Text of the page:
Gannets: technology reveals impact of fishing vessels

Gannet (3. Photo by Romano da Costa

From Exeter University

Fishing vessels have a far bigger ecological footprint than previously thought, according to research which tracked the movement and behaviour of seabirds using GPS devices.

Scientists discovered that northern gannets change their behaviour in response to the presence of large vessels such as trawlers, suggesting each boat can significantly influence the distribution and foraging patterns of these and other marine predators.

Northern gannets are known to feed on discards from fishing vessels as well as diving for fish, and their population has been steadily increasing for decades. Studies have confirmed their use of fisheries waste by showing that the birds are eating fish that have come from far deeper than they are able to dive.

Scientists at the Centre for Ecology and Conservation at the University of Exeter and the Coastal & Marine Centre at University College Cork analysed GPS tracking data from 74 gannets from six breeding colonies around Ireland, and combined these with similar GPS tracking data from fishing vessels.

Gannet (2). Photo by Romano da Costa


The information gathered revealed that gannet behaviour is influenced by fishing vessels at distances of up to 11km – the first estimate of the distance at which vessels start to affect these birds’ behaviour.

Dr Thomas Bodey of the University of Exeter, who led the study, said: “Our work suggests each fishing vessel has a substantial footprint, with the behaviour of seabirds affected within a 22km diameter circle surrounding it, much larger than we expected.”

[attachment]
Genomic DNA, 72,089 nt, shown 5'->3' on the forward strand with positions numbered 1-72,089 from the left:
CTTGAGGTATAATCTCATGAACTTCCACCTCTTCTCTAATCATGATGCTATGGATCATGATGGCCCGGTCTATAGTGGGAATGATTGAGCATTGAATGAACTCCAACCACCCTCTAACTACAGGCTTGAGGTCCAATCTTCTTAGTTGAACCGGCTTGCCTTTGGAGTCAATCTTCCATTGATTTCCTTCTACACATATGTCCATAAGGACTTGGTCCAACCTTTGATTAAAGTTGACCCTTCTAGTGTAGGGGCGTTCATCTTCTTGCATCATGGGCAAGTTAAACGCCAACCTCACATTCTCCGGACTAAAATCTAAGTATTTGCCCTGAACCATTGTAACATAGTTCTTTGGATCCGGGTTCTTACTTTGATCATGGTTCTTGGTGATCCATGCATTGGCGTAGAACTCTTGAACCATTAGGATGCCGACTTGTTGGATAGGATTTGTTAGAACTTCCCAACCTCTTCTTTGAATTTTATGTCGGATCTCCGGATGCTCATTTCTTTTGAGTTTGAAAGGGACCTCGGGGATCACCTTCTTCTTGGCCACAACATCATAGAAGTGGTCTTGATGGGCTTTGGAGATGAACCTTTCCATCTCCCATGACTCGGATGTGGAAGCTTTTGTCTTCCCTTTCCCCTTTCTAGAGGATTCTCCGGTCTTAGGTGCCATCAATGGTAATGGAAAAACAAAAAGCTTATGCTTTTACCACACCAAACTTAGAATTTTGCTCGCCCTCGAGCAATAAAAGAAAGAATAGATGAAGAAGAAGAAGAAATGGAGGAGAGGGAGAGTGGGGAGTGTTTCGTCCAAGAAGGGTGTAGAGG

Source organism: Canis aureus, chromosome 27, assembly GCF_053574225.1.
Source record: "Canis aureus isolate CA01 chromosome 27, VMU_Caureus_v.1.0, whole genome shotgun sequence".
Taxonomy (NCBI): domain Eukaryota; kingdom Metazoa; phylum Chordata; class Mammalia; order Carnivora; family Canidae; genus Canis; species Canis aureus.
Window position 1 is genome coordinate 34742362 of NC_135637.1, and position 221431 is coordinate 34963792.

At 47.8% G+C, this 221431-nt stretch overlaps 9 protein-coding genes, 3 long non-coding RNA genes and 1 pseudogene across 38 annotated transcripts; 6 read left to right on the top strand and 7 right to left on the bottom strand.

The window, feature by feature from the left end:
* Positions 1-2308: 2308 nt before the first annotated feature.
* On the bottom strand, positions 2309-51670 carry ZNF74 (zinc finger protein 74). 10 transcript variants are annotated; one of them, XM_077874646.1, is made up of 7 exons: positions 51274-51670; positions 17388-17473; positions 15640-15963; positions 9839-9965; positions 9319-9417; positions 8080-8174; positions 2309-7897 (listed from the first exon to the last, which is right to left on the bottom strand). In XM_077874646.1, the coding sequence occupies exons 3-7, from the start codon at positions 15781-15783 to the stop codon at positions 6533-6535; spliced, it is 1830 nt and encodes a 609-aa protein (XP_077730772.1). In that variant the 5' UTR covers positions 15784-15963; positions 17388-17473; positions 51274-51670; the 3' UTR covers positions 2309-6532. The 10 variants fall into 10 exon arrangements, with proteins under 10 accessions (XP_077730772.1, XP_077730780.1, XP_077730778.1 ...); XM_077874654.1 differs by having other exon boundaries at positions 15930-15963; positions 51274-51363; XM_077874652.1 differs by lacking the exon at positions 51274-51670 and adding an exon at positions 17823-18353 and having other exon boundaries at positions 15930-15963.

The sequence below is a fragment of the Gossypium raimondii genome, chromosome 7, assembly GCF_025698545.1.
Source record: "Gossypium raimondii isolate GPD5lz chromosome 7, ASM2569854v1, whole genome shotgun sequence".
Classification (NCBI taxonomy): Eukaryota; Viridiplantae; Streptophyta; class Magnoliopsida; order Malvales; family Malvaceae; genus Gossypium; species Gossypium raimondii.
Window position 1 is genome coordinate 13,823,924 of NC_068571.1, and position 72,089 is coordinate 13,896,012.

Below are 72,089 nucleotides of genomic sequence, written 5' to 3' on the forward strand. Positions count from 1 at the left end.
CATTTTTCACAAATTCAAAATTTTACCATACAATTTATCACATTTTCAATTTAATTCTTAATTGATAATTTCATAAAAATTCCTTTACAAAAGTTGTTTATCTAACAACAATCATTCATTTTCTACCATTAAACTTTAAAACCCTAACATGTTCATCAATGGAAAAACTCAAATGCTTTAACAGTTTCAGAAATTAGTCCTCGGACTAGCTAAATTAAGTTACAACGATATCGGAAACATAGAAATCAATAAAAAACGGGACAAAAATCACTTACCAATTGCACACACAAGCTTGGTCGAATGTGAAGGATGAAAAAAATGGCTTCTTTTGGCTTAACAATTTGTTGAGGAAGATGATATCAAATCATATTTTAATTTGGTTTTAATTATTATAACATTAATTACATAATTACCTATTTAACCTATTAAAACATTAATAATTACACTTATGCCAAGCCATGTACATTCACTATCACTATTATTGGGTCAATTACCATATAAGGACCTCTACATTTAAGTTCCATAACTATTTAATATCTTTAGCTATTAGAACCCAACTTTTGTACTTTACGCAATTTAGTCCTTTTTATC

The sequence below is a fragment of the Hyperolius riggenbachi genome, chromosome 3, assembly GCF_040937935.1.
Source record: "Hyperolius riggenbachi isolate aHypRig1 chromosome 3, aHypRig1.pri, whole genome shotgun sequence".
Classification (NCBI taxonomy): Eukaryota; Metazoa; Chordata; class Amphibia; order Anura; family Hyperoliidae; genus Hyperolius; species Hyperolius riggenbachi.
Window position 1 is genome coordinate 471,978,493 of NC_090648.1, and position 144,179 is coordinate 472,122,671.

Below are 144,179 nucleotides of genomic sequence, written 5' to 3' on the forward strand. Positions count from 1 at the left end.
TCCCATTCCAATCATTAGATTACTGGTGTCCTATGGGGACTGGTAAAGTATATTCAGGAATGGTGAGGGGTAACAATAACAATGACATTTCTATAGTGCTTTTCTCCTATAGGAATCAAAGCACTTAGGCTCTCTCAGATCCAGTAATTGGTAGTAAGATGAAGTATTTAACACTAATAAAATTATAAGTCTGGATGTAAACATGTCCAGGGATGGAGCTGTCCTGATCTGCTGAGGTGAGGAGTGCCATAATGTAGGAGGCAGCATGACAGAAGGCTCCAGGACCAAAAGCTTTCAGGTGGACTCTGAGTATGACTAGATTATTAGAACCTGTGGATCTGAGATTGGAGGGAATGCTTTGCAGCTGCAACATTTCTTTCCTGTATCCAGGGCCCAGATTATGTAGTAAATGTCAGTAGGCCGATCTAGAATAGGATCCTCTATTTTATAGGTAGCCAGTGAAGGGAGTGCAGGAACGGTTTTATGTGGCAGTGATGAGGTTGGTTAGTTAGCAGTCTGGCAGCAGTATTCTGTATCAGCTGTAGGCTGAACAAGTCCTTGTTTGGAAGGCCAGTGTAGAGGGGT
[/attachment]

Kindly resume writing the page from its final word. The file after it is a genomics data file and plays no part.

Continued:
By studying bird-boat interactions, the team also discovered that individual gannets can adjust their behaviour depending on whether the vessel is actively fishing or not, and also based on the type of fishing gear carried.

Dr Mark Jessopp of the Coastal & Marine Centre at University College Cork, a co-author of the work, added: “The fact that birds responded differently to boats depending on whether they were fishing or not, and the type of gear they were carrying, indicates just how finely attuned these animals are to the opportunities humans can provide”.

The findings help to understand the spatial influence of fisheries, which is critical to marine planning and policy – including shipping, offshore development, bycatch and fisheries themselves.

Co-author Professor Stuart Bearhop, also of the University of Exeter said: “We know that seabirds are facing many impacts within the marine environment, and we have tended to think that interactions with fishing boats were a localised phenomenon. Our work indicates that the scale of impact on these top predator’s behaviour is much broader.”

Gannets are the UK’s largest seabird, foraging up to 500 km from their colonies. They forage almost exclusively during daylight hours, with birds resting on the sea surface at night. They are visual foragers with no external nostrils and relatively small olfactory bulbs.

All fishing boats greater than 15 m in length must carry a GPS transmitter as part of the European Union Vessel Monitoring System.

The results of this study are published in Current Biology.

Fishing boat. Photo by Mick Dryden